Bristol Morgan Bank Oakfield    
Byline Bank Brookfield    
Capitol Bank Madison    
Charter Bank Eau Claire Eau Claire    
Chippewa Valley Bank Winter    
CIBM Bank Waukesha    
Citizens Bank of Mukwonago Mukwonago No late charges  on any loans; No overdraft fees on items paid; No ATM fees when using a non-Citizens Bank ATM; No stop payment fees Available now
Citizens Community Federal Eau Claire    
Citizens First Bank Viroqua    
Citizens State Bank Hudson    
Citizens State Bank Cadott    
Citizens State Bank of La Crosse La Crosse    
Citizens State Bank of Loyal Loyal    
Clare Bank Platteville    
Cleveland State Bank Cleveland    
Collins State Bank Collins    
Columbia Savings & Loan Association Milwaukee    
Commerce State Bank West Bend    
Community Bank of Cameron Cameron    
Community Financial Bank Prentice    
Community First Bank Rosholt    
Community First Bank Boscobel    
Community State Bank Union Grove    
Cornerstone Community Bank Grafton    
Coulee Bank La Crosse    
Cumberland Federal Bank Cumberland    
Dairy State Bank Rice Lake    
Denmark State Bank Denmark    
DMB Community Bank DeForest    
East Wisconsin Savings Bank Kaukauna    
Equitable Bank, The Wauwatosa    
Farmers & Merchants Bank Kendall    
Farmers & Merchants Bank Orfordville    
Farmers & Merchants Bank & Trust Marinette    
Farmers & Merchants Bank, The Berlin    
Farmers & Merchants State Bank Waterloo    
Farmers & Merchants Union Bank Columbus    
Farmers Savings Bank Mineral Point    
Farmers State Bank Markesan    
Farmers State Bank Hillsboro    
Farmers State Bank of Waupaca, The Waupaca    
Fidelity Bank & Trust Platteville    
Fifth/Third   payment waivers up to 90 days for all lines of loans, vehicle repossession to cease for 60 days, foreclosure actions suspended for 60 days   Available now
First American Bank Hudson    
First Bank of Baldwin Baldwin    
First Business Bank Madison    
First Citizens State Bank Whitewater    
First Community Bank Milton    
First Federal Bank of Wisconsin Waukesha    
First National Bank Waupaca    
First National Bank and Trust Company, The Beloit    
First National Bank at Darlington Darlington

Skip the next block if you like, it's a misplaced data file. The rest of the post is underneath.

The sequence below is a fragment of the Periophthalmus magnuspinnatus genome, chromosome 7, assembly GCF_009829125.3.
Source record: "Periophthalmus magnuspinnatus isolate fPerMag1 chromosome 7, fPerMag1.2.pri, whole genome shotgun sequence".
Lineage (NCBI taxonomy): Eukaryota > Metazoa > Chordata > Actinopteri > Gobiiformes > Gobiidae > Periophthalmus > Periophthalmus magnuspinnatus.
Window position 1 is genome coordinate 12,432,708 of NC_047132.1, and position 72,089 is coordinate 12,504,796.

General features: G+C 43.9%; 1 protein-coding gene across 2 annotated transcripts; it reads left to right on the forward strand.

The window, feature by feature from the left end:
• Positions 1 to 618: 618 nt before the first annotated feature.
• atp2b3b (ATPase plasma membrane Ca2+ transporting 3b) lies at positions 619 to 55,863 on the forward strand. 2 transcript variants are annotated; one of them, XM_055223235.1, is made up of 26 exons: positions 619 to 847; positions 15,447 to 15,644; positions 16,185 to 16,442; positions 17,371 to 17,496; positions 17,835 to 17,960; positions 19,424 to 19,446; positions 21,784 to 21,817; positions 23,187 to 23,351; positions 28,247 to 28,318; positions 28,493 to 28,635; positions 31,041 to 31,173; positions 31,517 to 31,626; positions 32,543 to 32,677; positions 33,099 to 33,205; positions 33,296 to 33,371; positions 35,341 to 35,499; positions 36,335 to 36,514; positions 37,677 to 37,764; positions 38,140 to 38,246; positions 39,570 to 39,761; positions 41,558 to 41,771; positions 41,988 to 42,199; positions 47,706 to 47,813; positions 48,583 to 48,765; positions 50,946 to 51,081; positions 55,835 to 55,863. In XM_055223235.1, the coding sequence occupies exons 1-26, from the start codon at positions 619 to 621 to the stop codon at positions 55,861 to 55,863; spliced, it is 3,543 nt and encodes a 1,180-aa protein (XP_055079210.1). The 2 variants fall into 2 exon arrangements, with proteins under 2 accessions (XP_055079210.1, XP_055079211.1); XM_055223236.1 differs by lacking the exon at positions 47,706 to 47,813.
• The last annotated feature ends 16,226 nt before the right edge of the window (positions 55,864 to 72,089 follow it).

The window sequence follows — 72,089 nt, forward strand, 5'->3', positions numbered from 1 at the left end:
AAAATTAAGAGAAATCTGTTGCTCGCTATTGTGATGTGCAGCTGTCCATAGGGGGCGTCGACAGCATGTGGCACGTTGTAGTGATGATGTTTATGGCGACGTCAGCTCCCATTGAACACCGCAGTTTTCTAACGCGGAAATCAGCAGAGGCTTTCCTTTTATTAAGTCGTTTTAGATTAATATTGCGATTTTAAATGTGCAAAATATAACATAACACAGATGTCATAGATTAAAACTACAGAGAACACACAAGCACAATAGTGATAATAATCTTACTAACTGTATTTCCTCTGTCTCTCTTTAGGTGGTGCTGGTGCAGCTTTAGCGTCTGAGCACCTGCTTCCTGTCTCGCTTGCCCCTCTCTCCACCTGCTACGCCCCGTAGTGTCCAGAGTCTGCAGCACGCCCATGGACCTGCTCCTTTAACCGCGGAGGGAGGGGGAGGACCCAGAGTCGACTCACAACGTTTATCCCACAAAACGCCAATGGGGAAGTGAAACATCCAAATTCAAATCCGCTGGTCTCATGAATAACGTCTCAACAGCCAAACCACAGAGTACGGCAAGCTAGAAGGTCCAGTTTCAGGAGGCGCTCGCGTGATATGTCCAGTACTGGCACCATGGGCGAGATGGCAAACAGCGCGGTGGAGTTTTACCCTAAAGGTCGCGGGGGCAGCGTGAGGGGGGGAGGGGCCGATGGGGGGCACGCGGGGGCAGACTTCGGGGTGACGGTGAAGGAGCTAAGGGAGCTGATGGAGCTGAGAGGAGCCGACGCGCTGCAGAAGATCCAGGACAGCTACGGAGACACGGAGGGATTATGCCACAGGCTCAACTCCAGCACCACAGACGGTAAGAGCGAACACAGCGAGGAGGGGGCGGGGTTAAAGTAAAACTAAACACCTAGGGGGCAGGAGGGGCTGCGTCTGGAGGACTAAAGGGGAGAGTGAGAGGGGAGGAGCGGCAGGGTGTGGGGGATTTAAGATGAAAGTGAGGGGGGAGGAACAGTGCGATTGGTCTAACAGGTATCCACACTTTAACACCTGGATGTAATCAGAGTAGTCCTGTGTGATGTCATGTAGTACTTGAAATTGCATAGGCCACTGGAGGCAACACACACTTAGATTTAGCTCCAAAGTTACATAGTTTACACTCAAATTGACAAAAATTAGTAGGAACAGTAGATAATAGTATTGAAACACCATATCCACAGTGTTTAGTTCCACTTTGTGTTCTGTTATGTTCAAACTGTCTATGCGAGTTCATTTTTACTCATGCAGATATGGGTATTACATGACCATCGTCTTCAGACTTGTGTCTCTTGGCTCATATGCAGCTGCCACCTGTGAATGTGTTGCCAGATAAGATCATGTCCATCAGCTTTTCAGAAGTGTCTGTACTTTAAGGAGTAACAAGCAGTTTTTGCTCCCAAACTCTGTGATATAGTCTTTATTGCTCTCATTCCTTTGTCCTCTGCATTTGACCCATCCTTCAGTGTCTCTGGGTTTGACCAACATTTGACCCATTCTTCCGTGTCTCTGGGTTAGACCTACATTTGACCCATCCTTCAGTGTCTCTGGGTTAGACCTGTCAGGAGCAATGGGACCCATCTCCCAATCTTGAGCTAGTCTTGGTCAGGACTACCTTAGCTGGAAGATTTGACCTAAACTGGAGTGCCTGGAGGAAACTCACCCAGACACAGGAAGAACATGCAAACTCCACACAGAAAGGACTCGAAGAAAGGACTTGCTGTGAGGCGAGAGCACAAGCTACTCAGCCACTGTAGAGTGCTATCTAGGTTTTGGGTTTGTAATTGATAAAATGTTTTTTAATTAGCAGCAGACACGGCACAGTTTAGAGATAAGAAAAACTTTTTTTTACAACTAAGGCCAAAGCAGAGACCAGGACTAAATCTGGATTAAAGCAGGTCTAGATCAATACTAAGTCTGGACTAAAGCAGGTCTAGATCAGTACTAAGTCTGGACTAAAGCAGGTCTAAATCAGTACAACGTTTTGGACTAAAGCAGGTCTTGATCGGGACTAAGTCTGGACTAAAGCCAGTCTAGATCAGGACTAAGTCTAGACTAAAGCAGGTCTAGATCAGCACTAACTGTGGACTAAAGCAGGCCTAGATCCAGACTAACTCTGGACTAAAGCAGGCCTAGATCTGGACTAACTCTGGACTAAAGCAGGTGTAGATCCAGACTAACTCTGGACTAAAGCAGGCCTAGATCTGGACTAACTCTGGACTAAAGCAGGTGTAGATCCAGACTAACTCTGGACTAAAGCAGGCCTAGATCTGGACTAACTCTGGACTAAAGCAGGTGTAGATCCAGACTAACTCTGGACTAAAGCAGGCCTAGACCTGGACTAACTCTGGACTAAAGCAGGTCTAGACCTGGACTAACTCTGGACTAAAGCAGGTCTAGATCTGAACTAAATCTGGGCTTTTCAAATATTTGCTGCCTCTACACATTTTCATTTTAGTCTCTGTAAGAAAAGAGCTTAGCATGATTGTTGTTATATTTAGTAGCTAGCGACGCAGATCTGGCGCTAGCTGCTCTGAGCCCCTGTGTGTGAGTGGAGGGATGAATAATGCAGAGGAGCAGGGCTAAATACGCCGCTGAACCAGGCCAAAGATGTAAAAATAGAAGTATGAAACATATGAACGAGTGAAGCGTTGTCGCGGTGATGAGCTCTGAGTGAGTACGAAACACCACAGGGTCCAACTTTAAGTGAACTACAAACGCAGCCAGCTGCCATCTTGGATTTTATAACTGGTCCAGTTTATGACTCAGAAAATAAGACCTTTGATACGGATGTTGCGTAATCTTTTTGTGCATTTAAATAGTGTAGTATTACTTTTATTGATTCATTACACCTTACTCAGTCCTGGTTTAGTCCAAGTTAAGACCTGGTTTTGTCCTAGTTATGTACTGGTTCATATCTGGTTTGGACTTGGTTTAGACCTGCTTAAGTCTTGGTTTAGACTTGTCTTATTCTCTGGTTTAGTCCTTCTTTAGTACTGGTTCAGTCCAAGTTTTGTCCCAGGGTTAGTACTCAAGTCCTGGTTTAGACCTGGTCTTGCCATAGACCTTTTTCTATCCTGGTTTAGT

First National Bank in Tigerton Tigerton    
First National Bank of Bangor, The Bangor    
First National Bank of River Falls, The River Falls    
First National Community Bank New Richmond    
First State Bank, The New London    
Ford Credit   Offer payment reductions, delay payments, new card purchases 90-day delay until first payment, $500K donation to nonprofit to help with food delivery to seniors and children in southeast MI Issued Mar 16, 2020
Fortifi Bank Berlin    
Forward Bank Marshfield    
Fox Valley Savings Bank Fond du Lac    
Frandsen Bank & Trust Luck    
Great Midwest Bank Brookfield    
Greenleaf Wayside Bank Greenleaf    
Greenwood's State Bank, The Lake Mills    
Headwaters State Bank Land O'Lakes    
Hiawatha National Bank Hager City    
Highland State Bank Highland    
Home Savings Bank Madison    
Hometown Bank Fond du Lac    
Horicon Bank Horicon The temporary suspension of fees on a range of loan and deposit products; Payment deferrals for consumer, mortgage and business loans; Temporary payment relief assistance and fee waivers for consumer and business credit cards. Available now
Hustisford State Bank Hustisford    
Incredible Bank Wausau Work with customers to create a customized payment deferral plan for up to 90 days; increased the limit on cash withdrawals within our ATM Network to $1,000 daily and $3,000 daily for POS transactions; offer deferments of up to 6 months for small businesses that currently have an SBA loan.  Available now
Independence State Bank Independence    
Intercity State Bank Schofield    
International Bank of Amherst Amherst    
Investors Community Bank Manitowoc    
Ixonia Bank Ixonia    
Jackson County Bank Black River Falls    
Johnson Bank Racine    
KeySavings Bank Wisconsin Rapids    
Ladysmith Federal Savings & Loan Association Ladysmith    
Laona State Bank Laona    
Marathon Bank Wausau    
Mayville Savings Bank Mayville    
mBank Eagle River    
McFarland State Bank McFarland    
Merchants Bank Eau Claire    
MidwestOne Bank Barron    
Mitchell Bank Milwaukee    
Monona Bank Monona    
Mound City Bank Platteville    
National Bank of Commerce Superior    
National Exchange Bank   waiving minimum balance requirements for checking and savings accounts; loan customers facing payment difficult should contact their lenders  Mar 23, 2020 until May 31, 2020